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Vol. 62. Issue 7.
Pages 826-827 (July 2009)
Vol. 62. Issue 7.
Pages 826-827 (July 2009)
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Traumatic Aortic Rupture
Rotura aórtica de origen traumático
Sonia Bartolomé Mateosa, María Lázaro Salvadora, Juan E. AlcaláLópeza, Luis Rodríguez Padiala
a Servicio de Cardiología, Hospital Virgen de la Salud, Toledo, Spain
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To the Editor:

A severe thoracic trauma may affect the heart and/ or large blood vessels, usually by a rapid deceleration or crushing. Mortality is increased in the short term, and an early diagnosis is fundamental.

We present a case of a 33-year-old male that suffered a severe thoracic trauma after being run over. He needed mechanical ventilation and inotropic drugs. He presented a murmur that indicated aortic insufficiency. A thoracic computerised tomography (CT) was performed, that showed a pneumothorax and bilateral rib fractures, without signs of aortic dissection. The transthoracic echocardiogram showed severe aortic insufficiency with mild dilation of the aortic root. In the transoesophageal echocardiogram (TEE), a thread-like image was observed, that corresponded to broken right coronary fibers that protruded towards the outflow tract of the left ventricle and severe aortic insufficiency. In the anterior wall of the proximal ascending aorta, there was an image of pseudoaneurysm with rupture of the intimal and medial layers and a medio-intimal flap was observed protruding towards the lumen (Figures 1 and 2). Emergency surgery was performed to replace the aortic valve and implant a Dacron patch in the proximal ascending aorta, with favourable postoperative evolution.

The traumatic rupture of the aorta is a serious pathology, with an early mortality of up to 80%-90%; 32% die in the first 24 hours and 74% in the first 2 weeks. Early surgery improves the vital prognosis.2 Aortic lesions from closed trauma happen more frequently in the descending thoracic aorta, at the aortic isthmus level, due to the increase in tension of the wall. Only 5% are found in the ascending aorta.2 Traditionally, aortography was the technique of reference to diagnose (anterior left oblique projection at 45o, and the orthogonal projection, if there were any doubts). Due to the high rate of false negatives and because it is invasive and imprecise, it was replaced with CT. Helical CT is currently the most used technique because of its availability, speed, cost and easy interpretation, with a sensitivity and negative predictive value close to 100%,3 although with limitations to visualize the intimal flap and to localise the intimal dissection. Therefore, various image tests are frequently needed for a more precise diagnosis. The TEE is a fast, reliable and portable method, with a sensitivity and specificity close to 100% that allows for the continuous monitoring and a complete evaluation of the myocardium, the pericardium and the cardiac valves. It has a high resolution to study the intima, especially in the proximal aorta, and it detects milder lesions that are not usually found on aortography and/or on CT. Aside from visualizing the intimal flap with high spatial resolution, it allows for the identification of the true and false lumen and the flow between them using Doppler color.4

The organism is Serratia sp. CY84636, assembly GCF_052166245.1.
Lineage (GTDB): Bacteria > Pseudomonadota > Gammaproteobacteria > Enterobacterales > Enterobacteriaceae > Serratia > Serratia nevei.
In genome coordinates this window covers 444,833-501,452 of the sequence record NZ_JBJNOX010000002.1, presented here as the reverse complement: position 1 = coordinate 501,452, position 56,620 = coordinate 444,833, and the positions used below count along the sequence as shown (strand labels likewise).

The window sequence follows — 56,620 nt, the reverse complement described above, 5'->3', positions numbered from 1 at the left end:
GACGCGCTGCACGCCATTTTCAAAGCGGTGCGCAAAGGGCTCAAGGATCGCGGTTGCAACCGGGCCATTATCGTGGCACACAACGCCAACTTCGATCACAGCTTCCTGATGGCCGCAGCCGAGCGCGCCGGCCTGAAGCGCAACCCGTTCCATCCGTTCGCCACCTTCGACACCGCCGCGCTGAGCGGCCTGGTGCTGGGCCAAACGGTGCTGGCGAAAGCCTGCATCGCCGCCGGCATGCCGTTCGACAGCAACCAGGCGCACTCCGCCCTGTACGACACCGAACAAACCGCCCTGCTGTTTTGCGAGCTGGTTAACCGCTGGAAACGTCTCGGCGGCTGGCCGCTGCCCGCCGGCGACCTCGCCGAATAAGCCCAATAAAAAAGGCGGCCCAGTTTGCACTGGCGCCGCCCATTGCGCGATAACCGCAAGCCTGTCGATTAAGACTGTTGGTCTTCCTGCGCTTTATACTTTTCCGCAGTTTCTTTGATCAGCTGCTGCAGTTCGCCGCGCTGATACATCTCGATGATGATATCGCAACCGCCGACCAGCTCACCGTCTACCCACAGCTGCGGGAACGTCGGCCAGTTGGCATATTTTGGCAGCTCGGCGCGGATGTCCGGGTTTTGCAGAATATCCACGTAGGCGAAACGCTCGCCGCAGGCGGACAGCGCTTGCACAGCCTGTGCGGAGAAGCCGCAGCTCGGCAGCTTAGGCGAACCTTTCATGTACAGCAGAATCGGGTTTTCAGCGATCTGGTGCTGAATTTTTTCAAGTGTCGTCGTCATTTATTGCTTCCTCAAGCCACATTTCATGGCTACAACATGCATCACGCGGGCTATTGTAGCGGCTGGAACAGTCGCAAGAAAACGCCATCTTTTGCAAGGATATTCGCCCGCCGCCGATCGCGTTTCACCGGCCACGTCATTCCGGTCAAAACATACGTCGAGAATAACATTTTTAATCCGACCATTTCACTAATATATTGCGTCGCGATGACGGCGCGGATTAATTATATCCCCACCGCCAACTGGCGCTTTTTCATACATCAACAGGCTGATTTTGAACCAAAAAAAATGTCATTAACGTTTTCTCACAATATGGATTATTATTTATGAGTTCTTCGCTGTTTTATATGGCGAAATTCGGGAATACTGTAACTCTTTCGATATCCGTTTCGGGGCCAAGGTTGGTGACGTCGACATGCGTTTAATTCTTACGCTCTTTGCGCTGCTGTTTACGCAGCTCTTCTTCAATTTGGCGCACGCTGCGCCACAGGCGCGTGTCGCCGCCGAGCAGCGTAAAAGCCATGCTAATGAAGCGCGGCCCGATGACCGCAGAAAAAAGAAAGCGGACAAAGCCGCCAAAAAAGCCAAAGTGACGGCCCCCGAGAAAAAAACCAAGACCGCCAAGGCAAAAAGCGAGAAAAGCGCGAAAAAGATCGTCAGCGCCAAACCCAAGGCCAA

Figure 1.Transoesophageal echocardiography. Longitudinal plane of the ascending aorta at 120o. Pseudoaneurysm with rupture of intimal and medial layers in the anterior wall of the proximal ascending aorta (arrow). Rupture and prolapsed of right coronary leaflet (arrow). LA, left atrium; AO, ascending aorta; OTRV, outflow tract of the right ventricle; LV, left ventricle.

Figure 2. Transoesophageal echocardiography. Short axis plane at the aortic valve level. A: pseudoaneurysm adjacent to right and non-coronary valves (arrow). B: color Doppler, severe aortic insufficiency. RA, right atrium; LA, left atrium R, L, NC, right, left and non-coronary aortic valves; OTRV, outflow tract of the right ventricle.

Aortic insufficiency is a rare complication of closed thoracic trauma, generally from the isolated dissection of the non-coronary leaflet. Its presence requires early surgery. In the case of an isolated lesion of one leaflet, the treatment of choice is valve repair, especially in young patients with healthy valves. In the case of multiple or complex lesions of the aortic valve, valve replacement is the safest technique.5

The traumatic dissection of the aorta generally requires emergency surgery. In very serious cases, stabilisation with drugs that decrease the stress on the aortic wall is preferred, followed by early surgery.

In the dissection of the ascending aorta, the treatment of choice is surgery with direct sutures or an aloplastic patch. In the rupture of the descending and abdominal thoracic aorta, endovascular surgery is the technique of choice, because of its low rate of complications.1

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Revista Española de Cardiología (English Edition)

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